Betray, for anything will remain

“This definition turns out dangerous because it allows the deliberate use of its concept,” says criminal lawyer and university professor Tamara Bechar: “Virtually any action and therefore any citizen that takes it may be branded as a terrorist.” Or as an organized crime member. And it is not an exaggeration.

Article 27 specifies what an organized crime offense is like: an action taken by three or more persons together or one person acting on behalf of a legal entity.

And combining one thing with the other; “any act of protest or demonstration may be labeled as terrorism under this law; which as a result, the right to dissent is finished off.”

Carlos Correa, the director of NGO Espacio Público (Public Space), sees everything clearly: “Lawmaking is so generic that it will brand as terrorist, for instance, any civil societies that appeal to international authorities if denouncing the State is to be regarded as terrorism, as well as those citizens who make acts of protest in the street.”

Article 9 clears any doubts on the pointing finger: subjects obliged by this law are enlisted in it. In addition to bankers, insurers, stockbrokers, hotel managers, casino managers, accountants, car and building salesmen, its includes – numbers 6 and 7- foundations, civil associations, non-governmental organizations, non-profit organizations, political organizations, voters’ associations and citizens’ groups. “Virtually the whole population that has political rights in Venezuela,” Tamara Bechar points out.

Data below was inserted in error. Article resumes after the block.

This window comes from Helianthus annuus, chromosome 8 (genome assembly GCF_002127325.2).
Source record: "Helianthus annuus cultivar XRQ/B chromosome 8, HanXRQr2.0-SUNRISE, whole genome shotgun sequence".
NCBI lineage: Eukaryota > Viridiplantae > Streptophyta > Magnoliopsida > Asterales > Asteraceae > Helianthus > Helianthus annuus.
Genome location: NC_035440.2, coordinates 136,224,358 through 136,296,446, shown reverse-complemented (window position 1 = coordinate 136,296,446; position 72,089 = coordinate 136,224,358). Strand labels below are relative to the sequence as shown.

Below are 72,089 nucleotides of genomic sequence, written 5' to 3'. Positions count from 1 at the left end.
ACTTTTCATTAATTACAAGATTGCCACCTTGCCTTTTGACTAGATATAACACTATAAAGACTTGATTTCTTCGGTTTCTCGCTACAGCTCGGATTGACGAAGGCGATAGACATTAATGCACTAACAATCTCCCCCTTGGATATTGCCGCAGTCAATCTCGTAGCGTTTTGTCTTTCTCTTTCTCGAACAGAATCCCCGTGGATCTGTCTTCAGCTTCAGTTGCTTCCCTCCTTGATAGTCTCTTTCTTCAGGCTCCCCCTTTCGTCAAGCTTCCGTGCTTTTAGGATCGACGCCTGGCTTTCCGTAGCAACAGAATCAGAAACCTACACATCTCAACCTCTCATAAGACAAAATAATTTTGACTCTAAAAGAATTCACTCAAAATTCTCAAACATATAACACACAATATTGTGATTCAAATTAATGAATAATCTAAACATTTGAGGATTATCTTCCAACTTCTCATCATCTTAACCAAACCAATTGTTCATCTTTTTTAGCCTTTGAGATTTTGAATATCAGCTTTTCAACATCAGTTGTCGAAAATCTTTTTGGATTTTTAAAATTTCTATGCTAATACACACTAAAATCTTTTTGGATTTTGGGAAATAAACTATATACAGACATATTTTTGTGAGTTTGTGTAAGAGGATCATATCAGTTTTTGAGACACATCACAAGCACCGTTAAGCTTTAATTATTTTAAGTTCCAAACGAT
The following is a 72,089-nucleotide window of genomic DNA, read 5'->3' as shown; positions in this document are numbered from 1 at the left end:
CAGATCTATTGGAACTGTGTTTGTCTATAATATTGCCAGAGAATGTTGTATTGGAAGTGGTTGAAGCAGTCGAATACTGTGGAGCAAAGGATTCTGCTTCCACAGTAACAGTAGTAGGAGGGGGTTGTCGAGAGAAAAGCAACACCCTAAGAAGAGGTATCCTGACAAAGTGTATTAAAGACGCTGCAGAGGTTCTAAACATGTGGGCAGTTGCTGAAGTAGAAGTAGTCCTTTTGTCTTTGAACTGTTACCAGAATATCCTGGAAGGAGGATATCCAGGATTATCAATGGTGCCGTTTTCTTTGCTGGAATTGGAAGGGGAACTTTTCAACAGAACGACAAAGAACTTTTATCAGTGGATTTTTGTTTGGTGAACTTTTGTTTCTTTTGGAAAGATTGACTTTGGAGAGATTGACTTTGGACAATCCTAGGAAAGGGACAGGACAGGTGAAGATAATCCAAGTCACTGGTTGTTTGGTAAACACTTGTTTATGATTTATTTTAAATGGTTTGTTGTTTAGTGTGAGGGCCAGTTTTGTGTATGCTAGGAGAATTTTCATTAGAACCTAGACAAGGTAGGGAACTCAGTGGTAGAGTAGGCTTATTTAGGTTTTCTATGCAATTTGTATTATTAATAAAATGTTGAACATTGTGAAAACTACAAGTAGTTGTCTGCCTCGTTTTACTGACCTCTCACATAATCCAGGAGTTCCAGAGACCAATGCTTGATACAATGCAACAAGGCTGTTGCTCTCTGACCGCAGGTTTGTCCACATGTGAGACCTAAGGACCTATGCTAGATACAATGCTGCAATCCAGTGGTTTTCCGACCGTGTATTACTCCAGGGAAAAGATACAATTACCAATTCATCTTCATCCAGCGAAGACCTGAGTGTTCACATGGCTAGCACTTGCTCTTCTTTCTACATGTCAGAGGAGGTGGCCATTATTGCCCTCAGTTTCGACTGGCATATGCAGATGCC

What does this stand for? It means that civil societies of any kind -actually, the whole Venezuelan population- are bound to comply with this regulation. It is explained in Chapter II of the law reform and it also establishes the penalty for failure to comply with the regulation. For instance: those who establish economical relationships with individuals or legal entities “whose identity cannot be determined fully” are punished with a fine amounting from 500 to 1,000 tax units.

Obliged subjects are liable to detect “any unusual or shady transaction” and then report those transactions that seem to be linked with money-laundering, terrorism or organized crime to the future National Office Against Organized Crime and Financing of Terrorism. “Likewise, they will need to devote careful attention to such activities even though its source is lawful.” Disobedience to such law results in a fine between 500 and 1,000 tax units.

“Venezuelan State is holding people responsible for actions that do not correspond to them,” explains Bechar on this matter about watching and reporting. “And it is quite serious that one is bound to denounce even lawful activities. How am I supposed to know what is suspicious and what is not? How am I supposed to know whether any sum of money will be eventually spent in shady deals? Knowing that is my responsibility? It is neither established the amount of money that encompasses a shady operation, USD 23, 25 or 232, 56.”

From day to day, supposes Bechar, banks will have to report to the special office every transaction that their clients make in order to not run risk of fine. Car, building and insurance salesmen -briefly, everyone- will need to follow the same guideline, even in simple operations like buy-sell. At least until clear guidelines are implemented: what is the timing to suspect in a “formal” manner?

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Translated by Adrián Valera Villani